Double AA Ranch & Rescue
Many of us were touched by the story in the news of 66 horses rescued from Copiah County that were abused and neglected. Even those who are not particularly animal lovers were stirred by the closer to home encounter in Jeff Davis County where horses were neglected to the point of resorting to cannibalism to survive. We may have been caught up in feelings for those neglected and abused animals for a while and then soon forgot but there are those in our county who do more than feel sorry for these animals. They have opened their home and hearts to these unfortunate victims for physical care, rehabilitation and love. The Riley’s family farm, Prentiss MS is dedicated to rescuing abused animals. “All Gods creations deserve life,” states Shelly Riley.
On their home place, the Double AA Ranch and Rescue, MS Highway Patrolman Frank and Simpson Co. Hospital RN Shelly Riley have been taking in neglected and abused animals for years. First it was only smaller animals, abandoned dogs or cats, goats, an occasional wild animal nursed back to health and returned to the wild. Eight years ago they took in their first equine rescue, Concho, and they were hooked on helping these magnificent animals.
The Rileys then took in a couple of expert cutting horses from the owners, an older couple with failing health who needed help with caring for their two “babies,” Cash and Shekhinah. They couldn’t bear for them to go just anywhere and particularly wanted them to go to the Rileys where the elderly couple knew they would get plenty of care and love.
About three weeks ago the Rileys took in a couple of the Copiah rescues traveling 608 miles round trip to bring the horses home. They have also been thriving under Shelly Riley’s loving care. Physical scars are still evident but Chance and Fisher are gaining weight and slowly developing a trusting relationship. Since then Dreamer from the same group has been added.
“The Arabian Rescue Mission raised $40,000 to buy the 66 horses from the Copiah rescue to save them from slaughter,” stated Shelly Riley. “They were staged at different facilities until they could be rehomed. They were given vet checks and treated then foster homes and adoptions were solicited. I knew I wanted some of them. Chance and Fisher were so poor when they first arrived but they have been putting on the pounds the last two weeks.”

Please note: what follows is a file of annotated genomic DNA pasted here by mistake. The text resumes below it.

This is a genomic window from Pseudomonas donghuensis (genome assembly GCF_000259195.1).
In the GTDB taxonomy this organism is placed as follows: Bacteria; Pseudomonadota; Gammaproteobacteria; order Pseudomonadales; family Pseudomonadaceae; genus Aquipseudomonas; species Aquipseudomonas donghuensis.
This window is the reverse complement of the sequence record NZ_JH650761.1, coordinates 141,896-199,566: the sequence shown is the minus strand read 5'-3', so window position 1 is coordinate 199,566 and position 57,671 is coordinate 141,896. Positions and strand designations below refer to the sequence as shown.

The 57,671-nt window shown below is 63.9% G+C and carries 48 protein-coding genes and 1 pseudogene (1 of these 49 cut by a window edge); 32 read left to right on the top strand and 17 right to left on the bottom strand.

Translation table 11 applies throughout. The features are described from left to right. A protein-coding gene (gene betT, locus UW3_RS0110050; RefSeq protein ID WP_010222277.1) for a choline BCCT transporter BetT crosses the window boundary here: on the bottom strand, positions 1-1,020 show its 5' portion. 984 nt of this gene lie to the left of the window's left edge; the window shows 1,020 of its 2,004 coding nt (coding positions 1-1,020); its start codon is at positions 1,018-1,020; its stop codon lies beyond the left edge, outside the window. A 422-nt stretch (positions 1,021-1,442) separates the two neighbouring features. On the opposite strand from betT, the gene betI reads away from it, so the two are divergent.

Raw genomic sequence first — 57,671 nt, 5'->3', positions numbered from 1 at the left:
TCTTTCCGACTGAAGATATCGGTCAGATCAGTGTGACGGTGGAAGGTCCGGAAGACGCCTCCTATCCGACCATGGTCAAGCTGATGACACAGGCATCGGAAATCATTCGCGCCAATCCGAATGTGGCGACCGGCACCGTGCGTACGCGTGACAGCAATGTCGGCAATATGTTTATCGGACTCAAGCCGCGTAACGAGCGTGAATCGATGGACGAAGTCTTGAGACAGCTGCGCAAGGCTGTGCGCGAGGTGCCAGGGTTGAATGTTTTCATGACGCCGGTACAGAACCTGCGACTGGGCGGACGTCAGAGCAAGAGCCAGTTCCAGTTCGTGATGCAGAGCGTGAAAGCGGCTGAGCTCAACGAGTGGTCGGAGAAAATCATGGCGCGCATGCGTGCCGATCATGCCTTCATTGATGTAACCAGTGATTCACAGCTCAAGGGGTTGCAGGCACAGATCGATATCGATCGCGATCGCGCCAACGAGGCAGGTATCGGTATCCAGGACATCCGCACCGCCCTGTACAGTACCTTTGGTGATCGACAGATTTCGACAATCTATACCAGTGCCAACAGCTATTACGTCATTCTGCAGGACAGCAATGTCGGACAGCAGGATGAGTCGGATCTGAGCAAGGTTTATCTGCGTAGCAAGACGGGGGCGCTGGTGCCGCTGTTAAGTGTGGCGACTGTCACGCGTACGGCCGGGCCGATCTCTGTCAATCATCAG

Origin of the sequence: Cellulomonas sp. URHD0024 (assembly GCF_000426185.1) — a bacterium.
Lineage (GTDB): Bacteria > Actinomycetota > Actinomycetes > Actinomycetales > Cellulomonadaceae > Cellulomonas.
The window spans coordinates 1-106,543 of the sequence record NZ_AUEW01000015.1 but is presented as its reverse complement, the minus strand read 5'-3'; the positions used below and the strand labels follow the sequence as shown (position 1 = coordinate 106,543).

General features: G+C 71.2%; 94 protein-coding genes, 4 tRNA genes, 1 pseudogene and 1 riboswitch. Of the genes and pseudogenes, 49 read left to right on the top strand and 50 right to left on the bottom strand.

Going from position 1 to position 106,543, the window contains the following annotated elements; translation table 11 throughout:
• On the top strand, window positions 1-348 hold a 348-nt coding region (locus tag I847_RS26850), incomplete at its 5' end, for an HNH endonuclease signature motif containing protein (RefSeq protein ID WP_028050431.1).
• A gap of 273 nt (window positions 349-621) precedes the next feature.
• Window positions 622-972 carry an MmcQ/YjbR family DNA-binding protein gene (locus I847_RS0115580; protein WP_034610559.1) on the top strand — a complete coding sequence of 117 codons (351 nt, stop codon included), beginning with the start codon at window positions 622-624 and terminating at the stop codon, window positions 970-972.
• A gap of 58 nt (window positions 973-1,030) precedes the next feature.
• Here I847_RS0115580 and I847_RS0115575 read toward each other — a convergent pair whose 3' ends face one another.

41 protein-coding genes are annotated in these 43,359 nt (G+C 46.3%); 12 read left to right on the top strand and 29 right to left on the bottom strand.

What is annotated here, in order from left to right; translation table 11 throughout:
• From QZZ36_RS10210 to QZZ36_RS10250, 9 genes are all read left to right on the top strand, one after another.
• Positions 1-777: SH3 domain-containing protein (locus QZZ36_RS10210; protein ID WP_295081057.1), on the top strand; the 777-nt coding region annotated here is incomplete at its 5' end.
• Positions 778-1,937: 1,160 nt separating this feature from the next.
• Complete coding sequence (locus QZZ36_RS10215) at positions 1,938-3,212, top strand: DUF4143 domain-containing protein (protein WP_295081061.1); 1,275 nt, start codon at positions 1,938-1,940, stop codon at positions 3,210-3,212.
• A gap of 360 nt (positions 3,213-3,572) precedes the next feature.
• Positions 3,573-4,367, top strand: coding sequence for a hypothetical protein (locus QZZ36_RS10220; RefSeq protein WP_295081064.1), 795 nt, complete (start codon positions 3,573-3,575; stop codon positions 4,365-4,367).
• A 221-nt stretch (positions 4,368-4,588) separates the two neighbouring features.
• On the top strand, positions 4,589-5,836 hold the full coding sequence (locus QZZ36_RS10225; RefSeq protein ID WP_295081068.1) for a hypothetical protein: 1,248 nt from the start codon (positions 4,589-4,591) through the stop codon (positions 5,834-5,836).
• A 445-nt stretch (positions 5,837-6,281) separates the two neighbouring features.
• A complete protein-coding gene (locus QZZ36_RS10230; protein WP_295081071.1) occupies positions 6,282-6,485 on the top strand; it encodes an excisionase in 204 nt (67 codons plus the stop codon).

On Face Book Shelly Riley chronicled the heartrending events after Tinker, the only survivor of the rescued JDC horses, was placed in her care. When a very weak and sick Tinker could not stand volunteers came in with equipment to keep her on her feet and worked day and night to save her.
“We worked for a week with all our might to save Tinker,” states Riley. She was starved and the only one of nine that was found alive. We weren’t able to save Tinker but she passed knowing what love was.”
Up to this point Shelly Riley had felt she could save any animal brought to her with love and proper care and had done so successfully until Tinker. Riley tried hard aided by other knowledgeable equine-loving friends and Tinker tried hard to respond but her system was too weak and decimated and she succumbed to death.
Though she knew it would be a difficult challenge the death of Tinker devastated Shelly Riley but she states she and her husband are committed and continue to accept horses in need of love and care.
Riley’s goal for these animals is simple: total rehabilitation. “We want to get them healed and to the right weight, in time earn their trust and continue to work with them until they can be ridden. It takes a while but sooner or later it’s like a light bulb will come on and they will realize they can count on us. Horses can sense the feelings of people around them and it takes patience, gentleness and love to gain their trust.”
Riley states there are definite expenses involved and they are committed but appreciate any donations people want to give. Some folks have donated buckets, feed and square bales of hay. The Co-Op has been very helpful as well as local people who volunteer time to help with the horses.
“We have some great local people including local Vet Roger Sullivan and horseman Perry Sorey who have helped us greatly, states Riley. Whatever we didn’t know Perry did and has lent his expertise, time and assistance. We appreciate all those who have volunteered their time and help.”
Animal neglect and abuse in the Mississippi is only a misdemeanor charge but many believe there should be stronger penalties. Shelly Riley states it takes all of us to stop abuse stating, “If you know of an animal that is the victim of abuse or neglect don’t just close your eyes. Call the sheriff’s office and report it. They have been good to check out any complaints and do something about it.”